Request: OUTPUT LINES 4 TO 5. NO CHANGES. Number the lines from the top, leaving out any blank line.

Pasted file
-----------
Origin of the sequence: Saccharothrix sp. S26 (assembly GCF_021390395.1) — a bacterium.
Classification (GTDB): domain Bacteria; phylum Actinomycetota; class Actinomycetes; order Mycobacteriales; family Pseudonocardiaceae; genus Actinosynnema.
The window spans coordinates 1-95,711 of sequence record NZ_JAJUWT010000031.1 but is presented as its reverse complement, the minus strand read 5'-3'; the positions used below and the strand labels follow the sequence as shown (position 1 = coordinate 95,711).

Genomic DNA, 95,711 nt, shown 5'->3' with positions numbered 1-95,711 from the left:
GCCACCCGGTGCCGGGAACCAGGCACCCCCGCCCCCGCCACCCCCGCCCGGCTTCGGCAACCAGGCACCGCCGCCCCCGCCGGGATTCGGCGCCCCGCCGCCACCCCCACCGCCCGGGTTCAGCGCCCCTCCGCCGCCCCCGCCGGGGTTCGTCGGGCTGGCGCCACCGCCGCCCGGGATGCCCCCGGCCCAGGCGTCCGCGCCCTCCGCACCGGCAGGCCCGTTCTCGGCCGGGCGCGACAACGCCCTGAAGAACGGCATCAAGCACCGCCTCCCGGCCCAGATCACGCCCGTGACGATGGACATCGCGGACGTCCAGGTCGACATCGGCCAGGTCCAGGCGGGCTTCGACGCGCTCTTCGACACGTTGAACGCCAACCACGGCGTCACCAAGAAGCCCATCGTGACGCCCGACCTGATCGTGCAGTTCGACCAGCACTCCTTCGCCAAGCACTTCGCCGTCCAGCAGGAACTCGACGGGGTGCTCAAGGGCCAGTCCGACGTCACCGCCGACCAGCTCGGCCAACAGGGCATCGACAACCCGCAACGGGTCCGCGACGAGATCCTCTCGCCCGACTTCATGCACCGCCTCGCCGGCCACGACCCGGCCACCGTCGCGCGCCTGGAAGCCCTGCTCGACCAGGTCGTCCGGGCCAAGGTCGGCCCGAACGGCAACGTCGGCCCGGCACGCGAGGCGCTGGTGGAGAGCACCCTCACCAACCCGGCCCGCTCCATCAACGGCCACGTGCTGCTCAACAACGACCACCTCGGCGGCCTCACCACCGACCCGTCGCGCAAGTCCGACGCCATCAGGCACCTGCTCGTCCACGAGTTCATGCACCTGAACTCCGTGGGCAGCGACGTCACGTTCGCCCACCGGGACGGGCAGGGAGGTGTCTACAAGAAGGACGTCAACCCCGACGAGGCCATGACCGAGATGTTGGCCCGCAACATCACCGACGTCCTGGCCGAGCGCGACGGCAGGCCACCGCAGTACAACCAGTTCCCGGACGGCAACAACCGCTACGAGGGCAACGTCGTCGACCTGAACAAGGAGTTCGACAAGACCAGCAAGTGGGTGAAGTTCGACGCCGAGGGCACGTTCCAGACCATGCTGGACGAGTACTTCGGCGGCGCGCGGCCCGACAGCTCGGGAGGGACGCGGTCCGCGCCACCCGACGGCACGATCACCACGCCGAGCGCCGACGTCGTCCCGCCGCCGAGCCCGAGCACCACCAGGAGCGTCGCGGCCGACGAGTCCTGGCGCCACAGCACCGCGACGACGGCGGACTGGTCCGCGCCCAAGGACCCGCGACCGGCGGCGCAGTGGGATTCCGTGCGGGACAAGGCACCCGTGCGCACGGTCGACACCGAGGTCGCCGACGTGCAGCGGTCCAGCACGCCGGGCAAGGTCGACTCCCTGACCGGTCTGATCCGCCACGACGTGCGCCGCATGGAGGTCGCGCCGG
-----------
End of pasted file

Genomic DNA, 95,711 nt, shown 5'->3' with positions numbered 1-95,711 from the left:
GCCACCCGGTGCCGGGAACCAGGCACCCCCGCCCCCGCCACCCCCGCCCGGCTTCGGCAACCAGGCACCGCCGCCCCCGCCGGGATTCGGCGCCCCGCCGCCACCCCCACCGCCCGGGTTCAGCGCCCCTCCGCCGCCCCCGCCGGGGTTCGTCGGGCTGGCGCCACCGCCGCCCGGGATGCCCCCGGCCCAGGCGTCCGCGCCCTCCGCACCGGCAGGCCCGTTCTCGGCCGGGCGCGACAACGCCCTGAAGAACGGCATCAAGCACCGCCTCCCGGCCCAGATCACGCCCGTGACGATGGACATCGCGGACGTCCAGGTCGACATCGGCCAGGTCCAGGCGGGCTTCGACGCGCTCTTCGACACGTTGAACGCCAACCACGGCGTCACCAAGAAGCCCATCGTGACGCCCGACCTGATCGTGCAGTTCGACCAGCACTCCTTCGCCAAGCACTTCGCCGTCCAGCAGGAACTCGACGGGGTGCTCAAGGGCCAGTCCGACGTCACCGCCGACCAGCTCGGCCAACAGGGCATCGACAACCCGCAACGGGTCCGCGACGAGATCCTCTCGCCCGACTTCATGCACCGCCTCGCCGGCCACGACCCGGCCACCGTCGCGCGCCTGGAAGCCCTGCTCGACCAGGTCGTCCGGGCCAAGGTCGGCCCGAACGGCAACGTCGGCCCGGCACGCGAGGCGCTGGTGGAGAGCACCCTCACCAACCCGGCCCGCTCCATCAACGGCCACGTGCTGCTCAACAACGACCACCTCGGCGGCCTCACCACCGACCCGTCGCGCAAGTCCGACGCCATCAGGCACCTGCTCGTCCACGAGTTCATGCACCTGAACTCCGTGGGCAGCGACGTCACGTTCGCCCACCGGGACGGGCAGGGAGGTGTCTACAAGAAGGACGTCAACCCCGACGAGGCCATGACCGAGATGTTGGCCCGCAACATCACCGACGTCCTGGCCGAGCGCGACGGCAGGCCACCGCAGTACAACCAGTTCCCGGACGGCAACAACCGCTACGAGGGCAACGTCGTCGACCTGAACAAGGAGTTCGACAAGACCAGCAAGTGGGTGAAGTTCGACGCCGAGGGCACGTTCCAGACCATGCTGGACGAGTACTTCGGCGGCGCGCGGCCCGACAGCTCGGGAGGGACGCGGTCCGCGCCACCCGACGGCACGATCACCACGCCGAGCGCCGACGTCGTCCCGCCGCCGAGCCCGAGCACCACCAGGAGCGTCGCGGCCGACGAGTCCTGGCGCCACAGCACCGCGACGACGGCGGACTGGTCCGCGCCCAAGGACCCGCGACCGGCGGCGCAGTGGGATTCCGTGCGGGACAAGGCACCCGTGCGCACGGTCGACACCGAGGTCGCCGACGTGCAGCGGTCCAGCACGCCGGGCAAGGTCGACTCCCTGACCGGTCTGATCCGCCACGACGTGCGCCGCATGGAGGTCGCGCCGG